LITTLE FLOWERS OF SAINT FRANCIS OF ASSISI, CHAPTER 3
HOW ST FRANCIS, HAVING ALLOWED AN EVIL THOUGHT TO ARISE IN HIS MIND AGAINST BROTHER BERNARD, ORDERED HIM TO PLACE HIS FOOT THREE TIMES UPON HIS NECK AND HIS MOUTH.
This chapter reminds me of an old song, Mutual Admiration Society. In Brother Francis' and Brother Bernard's MAS, the "fighting that we do" isn't about "who loves who more than who," instead, it's something like a reversal of "judge not, lest ye be judged," they each want the other to correct their faults, but they each find it hard to find fault with the other. This kind of "going overboard," such as requesting someone put their foot on his - the requestor's - neck and mouth, is the great zeal or exuberance we are invited to emulate in the gospel story of the alabaster jar. Only here, the zeal is for self improvement, seeking perfection of the spirit.
Or am I missing a humerous intent, out of the kind of overawed reverence we were warned about in the introduction? I found it difficult to imagine just exactly how Brother Bernard would put one foot on Brother Francis' neck and the other on his mouth.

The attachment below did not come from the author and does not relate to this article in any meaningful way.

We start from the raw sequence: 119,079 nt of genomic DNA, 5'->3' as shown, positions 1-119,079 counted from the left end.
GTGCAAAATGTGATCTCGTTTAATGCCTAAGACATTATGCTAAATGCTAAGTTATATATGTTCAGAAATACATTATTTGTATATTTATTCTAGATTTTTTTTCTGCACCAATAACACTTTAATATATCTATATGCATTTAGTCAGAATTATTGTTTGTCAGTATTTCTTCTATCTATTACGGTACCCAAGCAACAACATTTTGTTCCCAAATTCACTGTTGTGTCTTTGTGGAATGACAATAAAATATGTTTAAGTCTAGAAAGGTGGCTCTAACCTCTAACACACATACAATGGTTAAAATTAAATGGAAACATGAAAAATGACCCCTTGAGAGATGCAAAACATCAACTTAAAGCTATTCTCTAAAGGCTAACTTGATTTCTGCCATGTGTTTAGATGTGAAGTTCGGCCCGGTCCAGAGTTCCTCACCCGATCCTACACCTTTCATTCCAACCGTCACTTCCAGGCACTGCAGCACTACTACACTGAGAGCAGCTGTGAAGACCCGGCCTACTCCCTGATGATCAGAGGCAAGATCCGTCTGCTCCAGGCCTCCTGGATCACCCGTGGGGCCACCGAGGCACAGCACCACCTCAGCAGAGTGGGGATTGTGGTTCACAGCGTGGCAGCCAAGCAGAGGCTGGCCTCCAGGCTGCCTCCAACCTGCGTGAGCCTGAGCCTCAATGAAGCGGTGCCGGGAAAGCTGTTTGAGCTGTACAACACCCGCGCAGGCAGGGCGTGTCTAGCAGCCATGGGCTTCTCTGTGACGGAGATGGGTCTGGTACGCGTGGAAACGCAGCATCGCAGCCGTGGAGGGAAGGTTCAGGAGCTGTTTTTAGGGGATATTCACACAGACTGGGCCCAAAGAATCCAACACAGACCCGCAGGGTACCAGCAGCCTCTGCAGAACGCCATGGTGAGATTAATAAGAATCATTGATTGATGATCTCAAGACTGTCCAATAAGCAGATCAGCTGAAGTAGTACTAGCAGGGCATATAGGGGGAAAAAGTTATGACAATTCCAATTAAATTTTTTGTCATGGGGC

Even before wondering about that, I had the impression that there's a lot we're supposed to get out of this, it wasn't written just as an account of the facts. The tone in which the voice of God speaks to Brother Francis reminds me of the angel in the visions in the Shepherd of Hermas. That's not a book I'd recommend rushing out to get, but for those who have read it . . . In general, there's a lot to reflect about in the tone of voice - as we infer it from the words - in quotations of the voice of God or His angels. At the burning bush, for example, or the three men who visited Abraham and announced the coming birth of Isaac. I recall that in the Cecil B. DeMille Ten commandments, Charlton Heston, the same actor who played Moses, did the voice of God. There's great symbolism in that. Just as the human authors of the Bible wrote in their own words and yet remained inspired; as in any voice in any dream, the words of the voice of God reflect something of our understanding of Him. (Or, so it seems to me. We shouldn't be dogmatic about such a thing.) Maybe we can see something of Brother Francis' impression of what God is like in the words the voice of God spoke to him?